This is something that just sort of... popped out of my head. I was musing about post-apocalyptic fiction, as you do, when I thought about the fact that most of what I know about it has a male protagonist. Also, it focuses on the very male aspect of survival. One thing that I tried to write with some friends at University featured my own character, a man who was obsessed with the need to avoid relationships with others to allow him to commit the unspeakable acts that would have him starting a war in the climax. All a bit Boy's Own Adventure really.
So, with that setting firmly in mind, I though about exploring the world differently. Writing a different kind of story within what I still feel is a pretty well constructed and well-known world. Well, well-known to me at any rate.
As ever, I am the queen of self-analysis and so I thank the makers of 750words.com once more (if you write, this is like word porn):
Rating: PG (sexual content[? - I do hope not])
Feeling mostly Affectionate, and concerned mostly about Family - well, it is a mother and daughter
Mindset: Extrovert - Negative - Uncertain - Feeling
Time: The Past; Primary Sense: Sight; Us and Them: Us
22 minutes at 49 words per minute
"What is that, Mummy?"
Weak sunlight picked out something hovering in the distance, just above the horizon, brilliant white against the dark and brooding background, below the peaks of the far hills, mouldering and sulking in the gloaming. A wind from the north whipped over the expanse between them and us, catching her hair in the breeze.
"Probably a bird," the ground was harder here, the remains of some rockfall blocking the path effectively. Overgrown humps of twisted steel and stone laid a trap for the unwary and too many accidents had ended badly on the route. "I wouldn't worry about it."
"Oh, I'm not worried." She was young still, sometimes it was hard to remember just how young, and her confidence was the best that she could muster in her inexperience. "I think it looks very pretty."
"Yes," I avoided grunting as I got a proper foothold and braced against the side of a straight piece of concrete, "That's lovely. Come on, you need to follow me up here. Take my hand."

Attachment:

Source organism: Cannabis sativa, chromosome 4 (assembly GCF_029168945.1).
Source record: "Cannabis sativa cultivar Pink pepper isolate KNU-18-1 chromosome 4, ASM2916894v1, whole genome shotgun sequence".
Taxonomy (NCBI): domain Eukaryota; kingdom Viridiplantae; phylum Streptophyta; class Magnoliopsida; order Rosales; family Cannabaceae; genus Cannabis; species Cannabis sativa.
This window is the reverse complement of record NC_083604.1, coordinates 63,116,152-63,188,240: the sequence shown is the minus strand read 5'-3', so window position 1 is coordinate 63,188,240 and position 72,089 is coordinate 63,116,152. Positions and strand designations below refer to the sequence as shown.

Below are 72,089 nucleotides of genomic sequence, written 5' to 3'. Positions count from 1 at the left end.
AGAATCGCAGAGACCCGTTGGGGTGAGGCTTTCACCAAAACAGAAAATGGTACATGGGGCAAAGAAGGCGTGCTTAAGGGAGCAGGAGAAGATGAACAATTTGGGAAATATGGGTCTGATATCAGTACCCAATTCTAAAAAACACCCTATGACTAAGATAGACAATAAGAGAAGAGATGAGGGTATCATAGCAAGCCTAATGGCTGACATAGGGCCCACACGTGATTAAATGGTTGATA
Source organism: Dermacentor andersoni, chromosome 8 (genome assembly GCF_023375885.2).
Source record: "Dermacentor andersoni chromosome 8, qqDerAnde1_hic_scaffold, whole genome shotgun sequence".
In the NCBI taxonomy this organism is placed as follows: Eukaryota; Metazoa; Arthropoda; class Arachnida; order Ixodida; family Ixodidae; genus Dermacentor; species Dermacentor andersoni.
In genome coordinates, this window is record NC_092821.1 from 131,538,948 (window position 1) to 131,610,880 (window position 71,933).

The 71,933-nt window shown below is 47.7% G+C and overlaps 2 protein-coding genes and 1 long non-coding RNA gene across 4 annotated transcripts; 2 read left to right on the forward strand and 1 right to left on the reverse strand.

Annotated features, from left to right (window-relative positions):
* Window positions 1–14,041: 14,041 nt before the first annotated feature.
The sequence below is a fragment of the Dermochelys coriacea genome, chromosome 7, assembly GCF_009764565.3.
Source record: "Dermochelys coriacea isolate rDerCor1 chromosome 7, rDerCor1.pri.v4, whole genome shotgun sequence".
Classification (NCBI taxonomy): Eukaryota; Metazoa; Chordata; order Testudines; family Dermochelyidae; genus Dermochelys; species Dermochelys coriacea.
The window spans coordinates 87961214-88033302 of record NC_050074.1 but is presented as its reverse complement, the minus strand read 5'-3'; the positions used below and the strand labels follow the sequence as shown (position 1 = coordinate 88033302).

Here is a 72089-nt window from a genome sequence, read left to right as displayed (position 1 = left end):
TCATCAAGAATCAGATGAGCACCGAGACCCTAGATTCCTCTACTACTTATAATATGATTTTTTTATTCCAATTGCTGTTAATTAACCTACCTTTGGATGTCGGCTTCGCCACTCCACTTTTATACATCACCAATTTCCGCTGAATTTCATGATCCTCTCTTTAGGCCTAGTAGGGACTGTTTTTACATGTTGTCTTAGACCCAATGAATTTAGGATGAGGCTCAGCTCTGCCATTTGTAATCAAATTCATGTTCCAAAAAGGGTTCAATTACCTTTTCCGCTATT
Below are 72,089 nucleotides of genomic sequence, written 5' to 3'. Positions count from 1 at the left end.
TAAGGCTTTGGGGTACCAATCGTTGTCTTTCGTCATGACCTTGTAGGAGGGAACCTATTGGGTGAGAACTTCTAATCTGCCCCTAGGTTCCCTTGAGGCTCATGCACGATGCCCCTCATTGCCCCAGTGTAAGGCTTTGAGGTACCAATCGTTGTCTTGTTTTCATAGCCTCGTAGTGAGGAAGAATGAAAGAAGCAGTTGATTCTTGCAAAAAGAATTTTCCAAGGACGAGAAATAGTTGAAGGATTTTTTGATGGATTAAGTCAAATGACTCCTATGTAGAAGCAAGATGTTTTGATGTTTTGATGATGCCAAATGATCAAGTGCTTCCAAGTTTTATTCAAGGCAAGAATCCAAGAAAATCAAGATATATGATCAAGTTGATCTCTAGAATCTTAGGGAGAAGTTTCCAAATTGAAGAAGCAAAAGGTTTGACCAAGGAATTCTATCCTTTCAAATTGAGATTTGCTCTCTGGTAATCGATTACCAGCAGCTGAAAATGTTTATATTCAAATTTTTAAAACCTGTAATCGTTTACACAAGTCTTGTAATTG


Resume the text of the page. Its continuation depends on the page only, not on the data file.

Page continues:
She, of course, ignored it, remaining transfixed by the view and the distance. "I think the trees look pretty too, don't you think Mummy?"
"Of course, darling, they are wonderful. Now, take my hand, we'll need to be careful over this next bit, I think there's some loose stones."
"Do you think birds like the trees too? I do. I think the birds like all of the trees that are growing because birds can sit in trees." Her face turned back to me, "I think the trees are pretty because they are green and I like the colour green, don't I, Mummy?"
"Yes, yes, you do. Hand."
Thankfully, she took it, and began climbing up behind me as safely as one so young could manage without being scared witless and thus rendered incapable of independent action. When we had been at the last settlement her natural fear at large crowds had proved interesting to say the least. Young she was, yes, but she was not as small as she had been and carrying a small child for any length of time was exhausting. Braced as I was, I was able to pull her onto the top of the ancient landslide and avoid the spines of steel that protruded from the summit without too much trouble. She kept flicking her gaze back to the huddled hills in the distance, and then back to the ground like she had been taught, and taking in as much as she could.
"Will there be hedgehogs?"
"Where?" Some stones were dislodged by my clambering, but luckily I was able to use the steel to my advantage and hang on until I could join her on the top of the mound.